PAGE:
This finding could explain why obese people tend to overeat in response to food triggers, suc...Full Article

  • Ashley Koff, RD - Washington, DC - Nutrition & Dietetics
    Ashley Koff, RD answered:
    Keep in mind that there is no single approach to optimizing energy, and neither diet nor exercise alone will balance your body's massive and complex energy equation. The combination of various habits, from how you stock your kitchen to how you manage stress, achieve restful sleep, cope with chronic...Read More
  • Sharecare News
    Sharecare News posted a story about Fitness:

    (HealthDay News) -- Some foods can interact with medications, causing harmful side effects.

    The American Academy of Family Physicians says these factors may raise your risk of a food/drug interaction:

    • Being a pregnant woman.
    • Being an older adult.
    • Having a c
    ...Full Article
  • Ashley Koff, RD - Washington, DC - Nutrition & Dietetics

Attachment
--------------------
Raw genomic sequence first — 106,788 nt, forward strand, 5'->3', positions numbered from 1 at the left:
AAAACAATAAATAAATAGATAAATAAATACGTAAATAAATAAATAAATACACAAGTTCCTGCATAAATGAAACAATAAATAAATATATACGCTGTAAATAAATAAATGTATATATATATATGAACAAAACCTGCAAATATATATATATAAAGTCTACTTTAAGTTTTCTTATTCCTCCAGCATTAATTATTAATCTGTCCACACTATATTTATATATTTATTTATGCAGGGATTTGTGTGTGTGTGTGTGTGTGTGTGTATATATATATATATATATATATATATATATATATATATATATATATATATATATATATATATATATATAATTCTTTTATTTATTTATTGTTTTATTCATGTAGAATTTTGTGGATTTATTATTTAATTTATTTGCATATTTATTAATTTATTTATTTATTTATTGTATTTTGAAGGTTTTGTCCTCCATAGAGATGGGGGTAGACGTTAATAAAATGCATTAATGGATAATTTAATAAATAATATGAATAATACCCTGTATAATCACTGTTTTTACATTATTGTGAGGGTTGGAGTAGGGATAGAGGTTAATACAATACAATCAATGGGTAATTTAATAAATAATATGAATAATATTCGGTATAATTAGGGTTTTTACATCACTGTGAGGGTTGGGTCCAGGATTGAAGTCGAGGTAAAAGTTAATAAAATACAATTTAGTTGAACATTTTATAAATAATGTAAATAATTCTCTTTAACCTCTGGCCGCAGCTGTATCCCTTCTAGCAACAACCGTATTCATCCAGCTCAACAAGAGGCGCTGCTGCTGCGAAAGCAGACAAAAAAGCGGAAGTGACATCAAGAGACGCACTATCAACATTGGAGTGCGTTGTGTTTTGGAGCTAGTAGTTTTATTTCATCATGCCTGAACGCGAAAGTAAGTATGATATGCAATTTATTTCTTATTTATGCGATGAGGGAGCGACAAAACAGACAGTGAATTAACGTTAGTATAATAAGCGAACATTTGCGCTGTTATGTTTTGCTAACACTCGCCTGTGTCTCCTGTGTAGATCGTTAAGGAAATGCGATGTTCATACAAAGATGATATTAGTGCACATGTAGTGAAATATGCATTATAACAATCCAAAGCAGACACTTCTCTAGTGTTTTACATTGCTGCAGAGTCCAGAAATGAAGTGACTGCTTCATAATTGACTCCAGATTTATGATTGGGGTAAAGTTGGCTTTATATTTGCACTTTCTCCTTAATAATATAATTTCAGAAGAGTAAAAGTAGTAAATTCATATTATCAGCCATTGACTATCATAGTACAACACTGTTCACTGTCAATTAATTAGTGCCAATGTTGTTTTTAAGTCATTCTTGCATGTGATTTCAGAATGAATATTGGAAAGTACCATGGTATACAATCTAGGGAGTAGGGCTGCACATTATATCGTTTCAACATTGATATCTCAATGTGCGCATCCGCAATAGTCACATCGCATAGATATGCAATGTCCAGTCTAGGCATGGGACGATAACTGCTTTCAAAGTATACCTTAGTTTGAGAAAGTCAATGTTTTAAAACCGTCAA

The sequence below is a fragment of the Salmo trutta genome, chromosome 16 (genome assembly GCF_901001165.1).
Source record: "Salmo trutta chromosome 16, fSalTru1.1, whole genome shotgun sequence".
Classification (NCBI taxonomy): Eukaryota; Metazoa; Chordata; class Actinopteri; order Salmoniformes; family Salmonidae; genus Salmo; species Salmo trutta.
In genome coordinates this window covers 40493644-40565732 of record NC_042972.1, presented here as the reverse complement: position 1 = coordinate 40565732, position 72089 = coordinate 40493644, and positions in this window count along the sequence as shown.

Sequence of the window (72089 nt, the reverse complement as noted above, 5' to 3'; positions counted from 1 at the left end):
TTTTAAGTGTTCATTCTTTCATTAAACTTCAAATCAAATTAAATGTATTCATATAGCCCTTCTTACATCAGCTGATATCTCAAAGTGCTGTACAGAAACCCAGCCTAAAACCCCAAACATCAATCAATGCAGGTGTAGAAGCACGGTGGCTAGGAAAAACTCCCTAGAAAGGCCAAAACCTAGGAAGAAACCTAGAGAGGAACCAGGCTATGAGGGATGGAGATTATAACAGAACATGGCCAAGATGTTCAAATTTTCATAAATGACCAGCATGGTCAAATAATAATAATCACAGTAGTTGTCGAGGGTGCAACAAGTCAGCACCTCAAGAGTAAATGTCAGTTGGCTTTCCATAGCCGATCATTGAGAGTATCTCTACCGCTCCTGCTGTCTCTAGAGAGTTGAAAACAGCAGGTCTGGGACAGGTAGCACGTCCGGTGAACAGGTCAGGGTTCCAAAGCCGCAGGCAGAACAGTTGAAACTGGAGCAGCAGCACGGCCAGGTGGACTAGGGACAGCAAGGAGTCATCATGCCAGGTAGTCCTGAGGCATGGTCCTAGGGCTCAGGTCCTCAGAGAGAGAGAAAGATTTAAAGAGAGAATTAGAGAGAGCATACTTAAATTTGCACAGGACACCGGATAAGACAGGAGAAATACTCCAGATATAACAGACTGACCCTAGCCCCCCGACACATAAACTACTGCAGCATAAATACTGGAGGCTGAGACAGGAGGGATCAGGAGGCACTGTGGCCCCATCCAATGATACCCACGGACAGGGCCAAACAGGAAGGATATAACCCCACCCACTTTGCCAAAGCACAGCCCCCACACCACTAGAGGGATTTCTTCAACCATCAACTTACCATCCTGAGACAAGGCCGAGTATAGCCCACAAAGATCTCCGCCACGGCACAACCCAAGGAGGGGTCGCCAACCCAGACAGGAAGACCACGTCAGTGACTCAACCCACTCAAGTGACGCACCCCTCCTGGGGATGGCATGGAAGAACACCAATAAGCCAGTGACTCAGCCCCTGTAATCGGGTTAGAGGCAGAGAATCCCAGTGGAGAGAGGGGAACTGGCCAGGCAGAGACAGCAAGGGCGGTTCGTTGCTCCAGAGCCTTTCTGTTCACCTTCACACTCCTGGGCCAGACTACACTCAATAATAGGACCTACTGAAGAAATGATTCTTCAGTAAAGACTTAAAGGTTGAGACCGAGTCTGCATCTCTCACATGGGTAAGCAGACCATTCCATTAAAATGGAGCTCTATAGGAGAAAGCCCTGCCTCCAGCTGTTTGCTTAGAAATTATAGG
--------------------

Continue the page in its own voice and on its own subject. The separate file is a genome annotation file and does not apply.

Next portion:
Ashley Koff, RD answered:
    If you cannot regulate your hormones -- from digestive ones to those that control your mood, menstruation, metabolism, and even your perceived level of stress -- then you cannot regulate your energy. As women, we worry so much about the illnesses related to hormonal imbalances rather than considering what could be inf...Read More
  • Sharecare News
    Sharecare News posted a story about Pediatric Cardiology:

    TUESDAY, Sept. 9, 2014 (HealthDay News) -- Cholesterol-lowering statin drugs seem to help reduce the risk of cardiovascular disease in children who have a genetic cholesterol disorder, according to a long-term European study.

    Researchers looked at 194 children and teens in the Netherlands...Full Article

  • Ashley Koff, RD - Washington, DC - Nutrition & Dietetics
    Ashley Koff, RD answered:
    In addition to protecting against colds and flu and promoting healthful bacteria, probiotics can help relieve diarrhea caused by infection or antibiotics, irritable bowel syndrome, or Crohn's disease. Look for yogurts and plain kefir, as well as other fermented foods that contain strains of Lacto...Read More